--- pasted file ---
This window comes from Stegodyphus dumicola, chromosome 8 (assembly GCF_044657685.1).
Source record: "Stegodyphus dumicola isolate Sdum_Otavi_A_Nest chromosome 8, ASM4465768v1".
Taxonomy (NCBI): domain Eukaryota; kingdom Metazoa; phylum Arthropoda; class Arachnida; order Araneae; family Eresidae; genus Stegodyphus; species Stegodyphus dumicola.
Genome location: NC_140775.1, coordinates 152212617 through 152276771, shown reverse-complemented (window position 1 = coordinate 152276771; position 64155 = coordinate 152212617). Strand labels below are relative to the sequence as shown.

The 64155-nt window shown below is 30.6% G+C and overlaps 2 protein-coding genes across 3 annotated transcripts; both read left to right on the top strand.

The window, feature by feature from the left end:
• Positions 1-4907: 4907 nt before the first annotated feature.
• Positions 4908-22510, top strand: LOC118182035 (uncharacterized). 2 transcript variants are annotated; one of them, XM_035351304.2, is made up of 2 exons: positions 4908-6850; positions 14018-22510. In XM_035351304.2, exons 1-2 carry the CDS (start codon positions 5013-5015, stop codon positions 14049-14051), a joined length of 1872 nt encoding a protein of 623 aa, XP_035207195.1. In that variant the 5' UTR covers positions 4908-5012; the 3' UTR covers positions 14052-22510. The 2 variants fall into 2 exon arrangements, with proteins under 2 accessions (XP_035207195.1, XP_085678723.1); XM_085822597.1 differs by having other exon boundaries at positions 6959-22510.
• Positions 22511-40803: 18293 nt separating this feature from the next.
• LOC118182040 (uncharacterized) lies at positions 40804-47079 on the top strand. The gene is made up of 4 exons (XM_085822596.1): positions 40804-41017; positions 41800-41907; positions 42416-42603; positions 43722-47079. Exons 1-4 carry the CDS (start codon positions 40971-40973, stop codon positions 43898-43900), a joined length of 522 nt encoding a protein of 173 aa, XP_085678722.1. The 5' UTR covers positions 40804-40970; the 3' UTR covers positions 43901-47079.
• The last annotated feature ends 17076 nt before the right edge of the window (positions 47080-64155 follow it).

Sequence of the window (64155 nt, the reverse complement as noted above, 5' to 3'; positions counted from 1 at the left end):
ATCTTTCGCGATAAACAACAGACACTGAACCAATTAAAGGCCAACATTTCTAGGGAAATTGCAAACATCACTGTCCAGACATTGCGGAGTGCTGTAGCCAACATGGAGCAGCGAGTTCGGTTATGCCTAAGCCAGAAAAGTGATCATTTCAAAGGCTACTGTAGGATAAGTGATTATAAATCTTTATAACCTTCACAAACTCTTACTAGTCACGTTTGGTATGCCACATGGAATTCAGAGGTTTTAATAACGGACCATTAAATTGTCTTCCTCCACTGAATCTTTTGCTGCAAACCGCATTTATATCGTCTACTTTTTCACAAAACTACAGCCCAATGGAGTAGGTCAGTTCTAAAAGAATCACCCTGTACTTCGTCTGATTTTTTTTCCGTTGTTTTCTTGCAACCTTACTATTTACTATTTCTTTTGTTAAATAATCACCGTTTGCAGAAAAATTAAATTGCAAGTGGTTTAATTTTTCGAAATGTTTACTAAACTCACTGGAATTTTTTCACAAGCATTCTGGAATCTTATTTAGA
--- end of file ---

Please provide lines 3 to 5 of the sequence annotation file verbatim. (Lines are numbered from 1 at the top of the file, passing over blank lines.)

Taxonomy (NCBI): domain Eukaryota; kingdom Metazoa; phylum Arthropoda; class Arachnida; order Araneae; family Eresidae; genus Stegodyphus; species Stegodyphus dumicola.
Genome location: NC_140775.1, coordinates 152212617 through 152276771, shown reverse-complemented (window position 1 = coordinate 152276771; position 64155 = coordinate 152212617). Strand labels below are relative to the sequence as shown.

The 64155-nt window shown below is 30.6% G+C and overlaps 2 protein-coding genes across 3 annotated transcripts; both read left to right on the top strand.